Baby/Toddler Food, How To

3 Simple Baby Foods You Can Easily Make at Home in 2 Minutes or Less

Before I start, I feel like I need to say up front that my intention isn’t to ignite a firestorm on the topic of babyled weaning (BLW) vs purées. I’m not preaching purées over BLW. We personally have used a combined approach. If you read my prior post in this series, you’ll realize that my point in writing this baby food series is to encourage mama to feed baby using foods already in the grocery budget, rather than using purchased “baby” foods. Obviously, if you’re practicing BLW you already know this. :-)

Avocado - Baby Foods You Can Make on Your Own in Less than 2 Minutes

Here are a few alternatives to packaged baby food, each of which takes only a minute or two to prepare.

Avocados

This is an incredibly nutritious food, and is an excellent choice for baby’s first food. (Yes, as baby’s first food! Contrary to common belief, babies don’t need to eat white rice cereal. White rice has very little nutritional value, and (hey, it’s a fact) contributes to constipation.)
Avocados contain healthy fats, which are essential for the development of baby’s brain and central nervous system. They are also a good source of vitamin K, B6, and folate.

As far as preparation, you really can’t get any easier than avocados. Wash, peel, and mash some up with a fork. Or, if baby is feeding herself, you can cut ripe avocado into little pieces. Easy peasy!

Canned Pumpkin/Winter Squash

Purchase plain canned pumpkin in the baking aisle. It’s the same pumpkin they use to make jarred baby food, except without the additives. And, it’s a fraction of the cost. Win!

Of course, it doesn’t have to be canned. If you have the time and desire, you can halve, deseed, and oven roast your own winter squashes. Prepared this way, it can also work as (a messy) finger food.

Nutritionally, winter squashes are a good source of both vitamins C and A, which are excellent for the immune system. It’s also very easy on baby’s digestion! (I like to stick to pumpkin and squashes rather than sweet potatoes or yams, because the latter are much higher in sugar.)

Quinoa Flakes

Quinoa’s recent surge in popularity is for a good reason. This unique food — actually a seed, not a grain — contains all nine amino acids and is, on its own, a complete protein.

Quinoa flakes are extremely easy to prepare, since you just add water and cook for 90 seconds. You can mix cooked quinoa cereal in with any other food to add protein to baby’s meal.

Don’t be scared off by the relatively pricey cost of quinoa flakes (~$5/box). A single box goes a very, very long way when you’re just using it to feed baby; one has literally lasted us for months.

Obviously, this is not an exhaustive list. As this series on baby/toddler food progresses, I’ll talk more about practical ways to feed baby with the same ingredients you’re using to cook the family’s dinner.

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Life in Photos

Guacamole, anyone?

I keep looking at this avocado we bought at the Farmer’s Market yesterday. I can’t help it. It’s the biggest avocado I’ve ever seen in my life! Maybe this is old hat to Floridians, but in all my trips to good ol’ Denios in California, I’ve never encountered an avocado of such Biblical proportions. I felt a little like Caleb and Joshua, coming back from Canaan with those ginormous grapes.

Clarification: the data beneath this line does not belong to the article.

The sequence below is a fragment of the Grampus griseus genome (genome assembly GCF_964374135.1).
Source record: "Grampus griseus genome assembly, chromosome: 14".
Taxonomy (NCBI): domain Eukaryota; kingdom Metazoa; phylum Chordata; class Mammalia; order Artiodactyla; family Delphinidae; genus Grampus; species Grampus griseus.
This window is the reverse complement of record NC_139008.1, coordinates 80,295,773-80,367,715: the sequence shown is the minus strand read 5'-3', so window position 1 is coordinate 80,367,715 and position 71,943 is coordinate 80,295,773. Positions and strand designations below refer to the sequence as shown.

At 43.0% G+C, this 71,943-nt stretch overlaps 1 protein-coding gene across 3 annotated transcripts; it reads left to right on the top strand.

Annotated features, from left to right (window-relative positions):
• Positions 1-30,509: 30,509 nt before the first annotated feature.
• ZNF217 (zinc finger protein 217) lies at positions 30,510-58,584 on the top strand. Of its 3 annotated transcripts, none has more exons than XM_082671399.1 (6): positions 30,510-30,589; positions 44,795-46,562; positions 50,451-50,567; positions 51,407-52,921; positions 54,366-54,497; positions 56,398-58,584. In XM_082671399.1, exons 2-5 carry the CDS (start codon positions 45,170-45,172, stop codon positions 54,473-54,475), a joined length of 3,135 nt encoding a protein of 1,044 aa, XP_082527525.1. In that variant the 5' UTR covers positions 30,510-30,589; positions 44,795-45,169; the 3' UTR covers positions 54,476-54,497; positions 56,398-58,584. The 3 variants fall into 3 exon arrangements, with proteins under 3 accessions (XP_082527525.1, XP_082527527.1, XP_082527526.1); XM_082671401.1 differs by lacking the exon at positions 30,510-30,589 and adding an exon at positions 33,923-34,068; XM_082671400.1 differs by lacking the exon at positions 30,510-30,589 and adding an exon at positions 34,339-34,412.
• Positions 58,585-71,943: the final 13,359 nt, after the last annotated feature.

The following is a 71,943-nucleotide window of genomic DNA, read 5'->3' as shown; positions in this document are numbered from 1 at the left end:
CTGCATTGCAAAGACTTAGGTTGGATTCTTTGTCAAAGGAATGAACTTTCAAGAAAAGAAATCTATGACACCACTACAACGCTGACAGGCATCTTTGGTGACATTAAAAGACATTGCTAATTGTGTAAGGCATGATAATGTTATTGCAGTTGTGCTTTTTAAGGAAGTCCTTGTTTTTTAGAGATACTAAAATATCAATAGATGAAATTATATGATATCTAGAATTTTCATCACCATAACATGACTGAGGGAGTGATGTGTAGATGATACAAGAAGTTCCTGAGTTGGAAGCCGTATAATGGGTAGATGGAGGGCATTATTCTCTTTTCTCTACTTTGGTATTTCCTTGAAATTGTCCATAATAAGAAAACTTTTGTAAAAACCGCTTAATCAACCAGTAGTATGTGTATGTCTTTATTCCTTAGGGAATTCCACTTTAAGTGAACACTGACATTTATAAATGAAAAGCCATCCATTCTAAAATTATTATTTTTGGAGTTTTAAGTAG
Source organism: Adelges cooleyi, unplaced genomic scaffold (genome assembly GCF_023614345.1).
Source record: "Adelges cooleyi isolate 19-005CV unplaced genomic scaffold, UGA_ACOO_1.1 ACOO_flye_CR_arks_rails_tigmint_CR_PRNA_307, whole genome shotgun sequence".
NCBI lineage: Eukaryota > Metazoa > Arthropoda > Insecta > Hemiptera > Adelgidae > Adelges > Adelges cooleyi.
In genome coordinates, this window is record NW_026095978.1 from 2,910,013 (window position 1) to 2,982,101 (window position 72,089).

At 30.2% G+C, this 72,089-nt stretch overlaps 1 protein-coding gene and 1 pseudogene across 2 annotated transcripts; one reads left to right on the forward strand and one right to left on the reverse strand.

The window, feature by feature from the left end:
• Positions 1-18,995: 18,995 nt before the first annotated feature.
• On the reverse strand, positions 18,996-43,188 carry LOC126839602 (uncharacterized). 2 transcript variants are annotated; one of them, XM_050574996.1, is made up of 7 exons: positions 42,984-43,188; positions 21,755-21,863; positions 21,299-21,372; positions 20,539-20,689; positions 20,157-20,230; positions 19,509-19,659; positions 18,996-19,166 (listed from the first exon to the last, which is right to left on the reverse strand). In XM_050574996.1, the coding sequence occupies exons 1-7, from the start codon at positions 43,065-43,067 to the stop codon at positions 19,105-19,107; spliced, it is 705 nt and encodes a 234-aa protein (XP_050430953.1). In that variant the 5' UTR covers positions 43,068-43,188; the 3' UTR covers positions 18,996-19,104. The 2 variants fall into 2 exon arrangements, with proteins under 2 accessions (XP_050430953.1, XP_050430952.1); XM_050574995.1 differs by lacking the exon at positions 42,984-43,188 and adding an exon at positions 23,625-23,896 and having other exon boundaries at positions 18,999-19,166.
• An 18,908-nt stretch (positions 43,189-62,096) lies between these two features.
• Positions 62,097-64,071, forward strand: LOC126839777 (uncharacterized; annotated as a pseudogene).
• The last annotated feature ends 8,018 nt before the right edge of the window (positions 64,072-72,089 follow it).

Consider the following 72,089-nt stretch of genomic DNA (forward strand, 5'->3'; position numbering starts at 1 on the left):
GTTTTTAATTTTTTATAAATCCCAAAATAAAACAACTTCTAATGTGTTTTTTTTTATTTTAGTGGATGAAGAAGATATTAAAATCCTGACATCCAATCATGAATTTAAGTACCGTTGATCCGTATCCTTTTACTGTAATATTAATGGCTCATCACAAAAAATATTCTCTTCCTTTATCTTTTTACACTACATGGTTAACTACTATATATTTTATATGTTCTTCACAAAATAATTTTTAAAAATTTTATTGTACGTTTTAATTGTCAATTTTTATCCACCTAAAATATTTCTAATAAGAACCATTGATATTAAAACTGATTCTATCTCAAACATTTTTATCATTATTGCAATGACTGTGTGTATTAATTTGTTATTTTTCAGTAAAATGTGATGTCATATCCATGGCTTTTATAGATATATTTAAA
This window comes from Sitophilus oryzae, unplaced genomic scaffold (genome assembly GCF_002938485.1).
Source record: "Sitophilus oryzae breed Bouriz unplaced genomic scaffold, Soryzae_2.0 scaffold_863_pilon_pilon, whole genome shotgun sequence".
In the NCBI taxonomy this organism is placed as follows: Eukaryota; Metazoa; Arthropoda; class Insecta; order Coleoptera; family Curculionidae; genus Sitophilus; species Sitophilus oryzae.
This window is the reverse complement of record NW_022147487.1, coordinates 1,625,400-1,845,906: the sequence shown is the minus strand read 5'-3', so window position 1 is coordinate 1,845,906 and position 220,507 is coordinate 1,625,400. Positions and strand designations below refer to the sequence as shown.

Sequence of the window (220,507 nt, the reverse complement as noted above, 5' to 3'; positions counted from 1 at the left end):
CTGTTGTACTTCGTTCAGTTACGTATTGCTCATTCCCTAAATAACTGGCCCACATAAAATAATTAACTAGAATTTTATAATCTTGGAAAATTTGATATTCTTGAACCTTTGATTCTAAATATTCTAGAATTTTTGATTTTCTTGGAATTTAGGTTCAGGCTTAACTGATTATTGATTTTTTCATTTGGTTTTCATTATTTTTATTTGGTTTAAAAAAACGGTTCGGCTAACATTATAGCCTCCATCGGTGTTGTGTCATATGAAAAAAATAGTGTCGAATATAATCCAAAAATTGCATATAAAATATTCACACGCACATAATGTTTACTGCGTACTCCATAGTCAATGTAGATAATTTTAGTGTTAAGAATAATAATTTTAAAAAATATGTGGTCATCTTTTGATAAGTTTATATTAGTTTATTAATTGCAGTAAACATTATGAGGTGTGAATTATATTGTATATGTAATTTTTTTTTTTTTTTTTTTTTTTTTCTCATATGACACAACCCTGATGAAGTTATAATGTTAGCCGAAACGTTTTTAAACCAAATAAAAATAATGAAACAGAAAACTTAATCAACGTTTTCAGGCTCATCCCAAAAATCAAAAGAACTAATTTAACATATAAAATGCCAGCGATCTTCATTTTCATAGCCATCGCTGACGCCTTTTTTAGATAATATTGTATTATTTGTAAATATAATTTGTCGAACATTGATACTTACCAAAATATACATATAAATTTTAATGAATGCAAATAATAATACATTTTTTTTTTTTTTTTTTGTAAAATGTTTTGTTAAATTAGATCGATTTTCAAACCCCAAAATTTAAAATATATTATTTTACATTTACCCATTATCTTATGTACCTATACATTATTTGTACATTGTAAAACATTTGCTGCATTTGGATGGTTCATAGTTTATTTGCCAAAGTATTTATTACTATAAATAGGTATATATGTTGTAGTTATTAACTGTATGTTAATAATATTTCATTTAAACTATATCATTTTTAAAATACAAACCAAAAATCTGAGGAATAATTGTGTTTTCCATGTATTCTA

I can already taste it with a little bit of tomatoes, cilantro, garlic, lime & sea salt. YUM.

Gina and Aveline with Florida avocado

Florida avocado size compared to hand

Life in Photos

Aveline’s Introduction to Solid Food at 5 Months (with Video)

So, if you saw my Facebook or Twitter over the weekend, then you’ve already gotten your fill (no pun intended) of Aveline’s foray into food. I just might have gone a wee bit overboard with the photos, the status updates, and the steady stream of emails to our respective families in California and the Midwest.

Introducing baby to solids -- photo of baby Aveline ready to take her first bite of avocado at five months old

But I couldn’t help myself! I was excited.

Now I know some books say to delay solids as long as possible to prevent food allergies. But there are other studies which argue that earlier introduction of solids might actually minimize the chance of food allergies.  And the British Medical Journal recently challenged the recommendation to breastfeed exclusively for six months. Their analysis on the topic has become a heated source of debate among those who make their living creating these guidelines.

In light of my own food allergies, I’ve been reading and fretting over these studies, trying to make a decision whether or not to let Aveline have food. All this reading suddenly seemed pretty silly when my mom simply said, “I think you’re over-thinking this. Just do what makes sense.”

Aveline’s been so hungry lately — grabbing for the food on our plates, nursing hourly during the day and every 3.5 hours at night. And so this weekend, we decided it was time. Josiah got a nice ripe avocado at the farmers’ market (we chose avocado instead of rice because of the high fat content) and Aveline had her first taste of food.

And you know what? She LOVED it.

Life in Photos

all in an afternoon lunch

mmm, lunch. a latte with water-processed decaf mocca-java, organic soy milk and deliciously caramel-like coconut palm sugar. organic tofu scrambled with dill and onion, then tossed with quinoa and a splash of olive oil. juicy pieces of navel orange mixed with half an avocado and sprinkled with a little sea salt. wide-eyed baby staring out from her cozy little nest. delicious!
pieces of navel orange and half avocado on cutting board with paring knife

aveline alenka - nine and a half weeks old